Note to readers: This post appeared as a column in the Armidale Express on Wednesday 27 May 2009. I am repeating the columns here with a lag because the Express columns are not on line. You can see all the columns by clicking here.
The recent death of Bud Tingwell marked the severing of another small link in the chain between Armidale’s present and its 20th century past. I suspect it went unrecognised.
Three to four generations is about the maximum period that the past exists in living memory.
On Dad's side, my grandfather and grandmother were born in working class England in the middle of the industrial revolution. On mum's side, my grandfather was born in Sydney at a time of depression that followed the 1880s building boom, grandmother into a free-selector farming family that had come to Rocky River during the gold rushes. My daughters live in the middle class world of Sydney's Eastern Suburbs.
This simple family history spans some 150 years marked by major change. There is obviously a huge gap between working class Wigan in Victorian England and life in Sydney today, yet my daughters retain some living access to it simply because it is still in my living memory from family stories. This will cease once I die.
Outside this living memory, a society has to rely on other mechanisms to preserve its culture and access to its past. If we look at a traditional Aboriginal community, for example, there was a complex process for maintaining and passing on the knowledge and traditions of the group starting with the education of the young.
This is equally true in Australia today, although the transmission mechanisms are different. When I look at my daughters, for example, their knowledge of Australia's history and culture comes a little from their family, more so from school, more still from friends and from exposure to the various forms of media.
Note that I haven’t included history books. I don’t think either has read any Australian history in the last few years. This is partly a matter of time, more so of interest.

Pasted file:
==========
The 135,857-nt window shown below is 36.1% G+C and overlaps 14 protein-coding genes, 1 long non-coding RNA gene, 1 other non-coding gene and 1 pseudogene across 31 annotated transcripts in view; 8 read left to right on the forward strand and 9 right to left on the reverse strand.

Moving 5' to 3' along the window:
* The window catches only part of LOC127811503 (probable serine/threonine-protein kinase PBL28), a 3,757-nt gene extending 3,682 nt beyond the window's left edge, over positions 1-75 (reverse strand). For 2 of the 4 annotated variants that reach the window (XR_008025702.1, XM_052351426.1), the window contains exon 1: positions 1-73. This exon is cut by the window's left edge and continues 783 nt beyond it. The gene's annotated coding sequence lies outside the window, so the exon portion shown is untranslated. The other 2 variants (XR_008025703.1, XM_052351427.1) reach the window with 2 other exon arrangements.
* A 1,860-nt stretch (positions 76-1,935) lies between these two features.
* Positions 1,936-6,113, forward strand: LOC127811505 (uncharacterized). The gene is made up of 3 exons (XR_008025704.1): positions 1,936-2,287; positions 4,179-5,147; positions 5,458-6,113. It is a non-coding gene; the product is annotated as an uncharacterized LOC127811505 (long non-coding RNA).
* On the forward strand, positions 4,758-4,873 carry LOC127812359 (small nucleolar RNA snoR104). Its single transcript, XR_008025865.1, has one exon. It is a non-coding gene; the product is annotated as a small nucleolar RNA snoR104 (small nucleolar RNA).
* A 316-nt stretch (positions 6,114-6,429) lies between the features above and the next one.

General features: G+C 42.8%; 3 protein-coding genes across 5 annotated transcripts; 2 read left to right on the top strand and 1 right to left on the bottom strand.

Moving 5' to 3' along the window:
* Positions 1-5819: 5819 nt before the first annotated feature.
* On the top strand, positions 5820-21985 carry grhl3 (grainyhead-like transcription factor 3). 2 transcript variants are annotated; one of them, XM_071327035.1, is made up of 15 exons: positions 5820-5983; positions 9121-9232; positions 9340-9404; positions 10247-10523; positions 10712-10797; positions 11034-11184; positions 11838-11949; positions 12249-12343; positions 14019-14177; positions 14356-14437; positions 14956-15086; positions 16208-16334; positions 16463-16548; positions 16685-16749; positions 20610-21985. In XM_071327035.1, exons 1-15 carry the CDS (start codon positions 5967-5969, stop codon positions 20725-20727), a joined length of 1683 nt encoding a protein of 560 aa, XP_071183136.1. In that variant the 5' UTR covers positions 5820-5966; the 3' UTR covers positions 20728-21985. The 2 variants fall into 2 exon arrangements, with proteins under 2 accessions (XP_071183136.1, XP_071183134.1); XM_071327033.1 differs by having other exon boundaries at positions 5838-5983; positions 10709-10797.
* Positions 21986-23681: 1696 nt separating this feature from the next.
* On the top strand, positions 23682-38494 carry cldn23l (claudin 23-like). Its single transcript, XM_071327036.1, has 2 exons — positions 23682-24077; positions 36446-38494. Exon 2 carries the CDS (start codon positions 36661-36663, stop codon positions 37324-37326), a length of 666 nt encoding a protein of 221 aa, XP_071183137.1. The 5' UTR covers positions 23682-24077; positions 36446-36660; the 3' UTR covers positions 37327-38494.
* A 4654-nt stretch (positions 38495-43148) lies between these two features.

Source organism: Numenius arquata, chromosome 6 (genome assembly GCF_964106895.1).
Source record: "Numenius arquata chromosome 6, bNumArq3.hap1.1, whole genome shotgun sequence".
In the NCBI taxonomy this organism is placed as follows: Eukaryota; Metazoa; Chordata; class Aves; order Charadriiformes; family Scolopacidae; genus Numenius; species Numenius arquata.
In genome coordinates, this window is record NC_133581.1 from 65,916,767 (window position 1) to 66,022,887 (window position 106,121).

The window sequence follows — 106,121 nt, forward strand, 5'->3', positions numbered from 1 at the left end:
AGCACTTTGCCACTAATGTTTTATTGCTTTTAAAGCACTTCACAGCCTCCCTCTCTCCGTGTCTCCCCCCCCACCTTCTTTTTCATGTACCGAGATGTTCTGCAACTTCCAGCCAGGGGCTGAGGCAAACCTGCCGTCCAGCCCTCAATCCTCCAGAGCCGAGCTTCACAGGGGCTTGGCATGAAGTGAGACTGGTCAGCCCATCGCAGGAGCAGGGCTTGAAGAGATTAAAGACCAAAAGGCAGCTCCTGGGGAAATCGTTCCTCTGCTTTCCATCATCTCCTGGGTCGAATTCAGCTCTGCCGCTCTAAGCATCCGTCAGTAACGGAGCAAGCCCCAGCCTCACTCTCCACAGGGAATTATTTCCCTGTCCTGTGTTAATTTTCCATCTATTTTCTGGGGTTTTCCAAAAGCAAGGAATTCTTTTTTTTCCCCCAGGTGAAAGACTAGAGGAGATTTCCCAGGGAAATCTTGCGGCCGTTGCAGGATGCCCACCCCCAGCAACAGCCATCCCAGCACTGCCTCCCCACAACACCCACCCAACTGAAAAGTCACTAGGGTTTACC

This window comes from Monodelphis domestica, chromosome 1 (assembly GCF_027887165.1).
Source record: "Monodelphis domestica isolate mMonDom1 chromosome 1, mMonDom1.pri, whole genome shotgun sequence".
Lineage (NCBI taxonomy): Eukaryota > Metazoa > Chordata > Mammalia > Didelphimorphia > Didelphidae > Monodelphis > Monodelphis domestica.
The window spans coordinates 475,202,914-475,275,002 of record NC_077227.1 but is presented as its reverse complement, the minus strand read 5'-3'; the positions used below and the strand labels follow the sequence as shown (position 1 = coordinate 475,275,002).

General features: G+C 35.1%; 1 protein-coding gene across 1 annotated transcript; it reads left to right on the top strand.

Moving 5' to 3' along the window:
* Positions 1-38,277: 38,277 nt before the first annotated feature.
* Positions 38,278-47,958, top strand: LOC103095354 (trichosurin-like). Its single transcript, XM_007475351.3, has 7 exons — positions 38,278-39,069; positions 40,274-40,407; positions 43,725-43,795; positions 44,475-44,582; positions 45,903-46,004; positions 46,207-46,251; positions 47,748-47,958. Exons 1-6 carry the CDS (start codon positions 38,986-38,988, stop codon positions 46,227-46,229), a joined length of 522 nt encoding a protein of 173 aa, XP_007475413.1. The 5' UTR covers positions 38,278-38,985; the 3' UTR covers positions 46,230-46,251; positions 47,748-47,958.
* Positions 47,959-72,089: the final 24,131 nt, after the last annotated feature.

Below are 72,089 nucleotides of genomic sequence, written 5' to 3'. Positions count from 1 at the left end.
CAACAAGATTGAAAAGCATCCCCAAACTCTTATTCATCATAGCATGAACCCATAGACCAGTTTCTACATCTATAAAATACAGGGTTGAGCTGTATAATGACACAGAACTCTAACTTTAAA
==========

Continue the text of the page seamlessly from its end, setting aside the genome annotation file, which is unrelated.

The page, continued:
If you look at the shelves of the big book stores, the Australian history that is included is issue or topic driven. There is nothing that actually attracts them in the patchy offerings on show.
The reasons why published Australian history has, as I see it, declined in influence are complicated and beyond the scope of this column. The effect is that what we can loosely call mainstream published history no longer provides an effective bridge between Australia’s past and present.
Not all is lost, however, because of the rise of interest in family and local history.
There are probably more people writing and researching history now than at any time in Australia’s history. These family and local histories play a vital role in the recreation and preservation of our memories of the Australian past.
I am very conscious of this just at present because my recent reading has been almost exclusively regional. As part of this, I must have read at least twenty local or family histories from the Lower Hunter to Stanthorpe.
Publication dates span some seventy years, while the standard of writing and research varies greatly. Yet together they paint a picture of life that you will simply not find in many of the present works with their often metro and topic biases.
There is a problem, however, and that is accessibility.
Most of the books I have read are either out of print or only available at a purely local level. I am lucky because I have quite a big collection built up over many years. Others are not so fortunate.
I have felt for a while that there must be some better way of making family, local and regional history accessible to a wider audience. I have yet to come up with a practical solution.
Oh, and what was the link between Bud Tingwell and Armidale?
He played the part of Alan Blake in Captain Thunderbolt.